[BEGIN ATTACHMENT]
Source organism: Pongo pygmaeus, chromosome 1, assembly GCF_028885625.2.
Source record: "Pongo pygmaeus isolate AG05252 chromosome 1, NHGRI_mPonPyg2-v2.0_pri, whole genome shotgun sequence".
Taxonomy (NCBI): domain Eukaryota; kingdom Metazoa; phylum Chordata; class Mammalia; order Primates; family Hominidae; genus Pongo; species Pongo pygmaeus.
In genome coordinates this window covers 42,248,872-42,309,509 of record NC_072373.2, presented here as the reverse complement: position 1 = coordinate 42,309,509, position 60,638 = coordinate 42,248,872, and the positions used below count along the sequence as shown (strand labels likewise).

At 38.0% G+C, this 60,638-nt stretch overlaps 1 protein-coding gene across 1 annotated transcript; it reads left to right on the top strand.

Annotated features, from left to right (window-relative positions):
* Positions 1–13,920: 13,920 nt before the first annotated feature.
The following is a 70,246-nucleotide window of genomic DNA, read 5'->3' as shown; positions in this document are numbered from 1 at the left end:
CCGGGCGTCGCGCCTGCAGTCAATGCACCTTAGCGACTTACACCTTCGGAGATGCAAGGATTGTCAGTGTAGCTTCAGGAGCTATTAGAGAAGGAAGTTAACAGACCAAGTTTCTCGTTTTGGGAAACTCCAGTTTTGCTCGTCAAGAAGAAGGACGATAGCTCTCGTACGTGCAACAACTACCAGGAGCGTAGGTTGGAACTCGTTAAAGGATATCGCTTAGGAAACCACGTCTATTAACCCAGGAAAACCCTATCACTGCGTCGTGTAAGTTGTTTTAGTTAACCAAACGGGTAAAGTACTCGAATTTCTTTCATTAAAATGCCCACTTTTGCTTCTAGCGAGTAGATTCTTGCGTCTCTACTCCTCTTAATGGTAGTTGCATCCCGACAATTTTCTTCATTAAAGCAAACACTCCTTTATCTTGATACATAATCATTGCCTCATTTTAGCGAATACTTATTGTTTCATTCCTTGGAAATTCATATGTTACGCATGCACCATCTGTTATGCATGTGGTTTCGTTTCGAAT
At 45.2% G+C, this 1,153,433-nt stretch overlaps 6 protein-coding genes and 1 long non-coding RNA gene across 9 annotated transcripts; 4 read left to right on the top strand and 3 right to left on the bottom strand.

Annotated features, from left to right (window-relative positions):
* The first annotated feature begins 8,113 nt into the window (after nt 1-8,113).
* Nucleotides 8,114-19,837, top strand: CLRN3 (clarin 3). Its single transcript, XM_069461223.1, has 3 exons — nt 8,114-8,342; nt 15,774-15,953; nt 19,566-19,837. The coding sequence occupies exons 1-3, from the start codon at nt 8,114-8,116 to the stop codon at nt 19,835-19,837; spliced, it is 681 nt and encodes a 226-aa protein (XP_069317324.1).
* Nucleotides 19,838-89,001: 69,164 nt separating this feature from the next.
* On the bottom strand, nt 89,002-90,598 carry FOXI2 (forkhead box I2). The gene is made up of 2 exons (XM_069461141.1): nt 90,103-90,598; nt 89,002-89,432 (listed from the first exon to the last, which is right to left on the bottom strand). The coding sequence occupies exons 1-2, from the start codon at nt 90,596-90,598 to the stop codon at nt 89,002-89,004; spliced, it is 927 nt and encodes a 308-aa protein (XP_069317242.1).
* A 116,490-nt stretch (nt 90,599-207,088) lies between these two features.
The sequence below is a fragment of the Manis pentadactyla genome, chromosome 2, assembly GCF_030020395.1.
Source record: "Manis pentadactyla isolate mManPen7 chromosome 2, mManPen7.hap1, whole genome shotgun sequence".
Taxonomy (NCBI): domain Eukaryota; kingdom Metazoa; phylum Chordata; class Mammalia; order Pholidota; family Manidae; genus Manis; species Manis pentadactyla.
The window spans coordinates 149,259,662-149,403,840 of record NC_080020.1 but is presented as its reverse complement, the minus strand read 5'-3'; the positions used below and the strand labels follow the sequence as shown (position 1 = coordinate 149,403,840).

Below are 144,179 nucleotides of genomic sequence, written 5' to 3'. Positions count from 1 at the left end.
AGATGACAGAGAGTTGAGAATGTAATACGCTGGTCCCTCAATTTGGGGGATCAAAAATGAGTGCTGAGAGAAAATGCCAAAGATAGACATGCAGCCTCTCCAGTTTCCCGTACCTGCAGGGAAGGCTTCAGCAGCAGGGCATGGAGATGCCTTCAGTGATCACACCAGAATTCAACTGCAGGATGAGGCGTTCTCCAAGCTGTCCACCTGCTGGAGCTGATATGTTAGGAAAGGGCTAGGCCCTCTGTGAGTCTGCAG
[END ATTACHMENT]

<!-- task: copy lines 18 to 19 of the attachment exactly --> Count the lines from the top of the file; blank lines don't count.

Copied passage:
Source record: "Manis pentadactyla isolate mManPen7 chromosome 2, mManPen7.hap1, whole genome shotgun sequence".
Taxonomy (NCBI): domain Eukaryota; kingdom Metazoa; phylum Chordata; class Mammalia; order Pholidota; family Manidae; genus Manis; species Manis pentadactyla.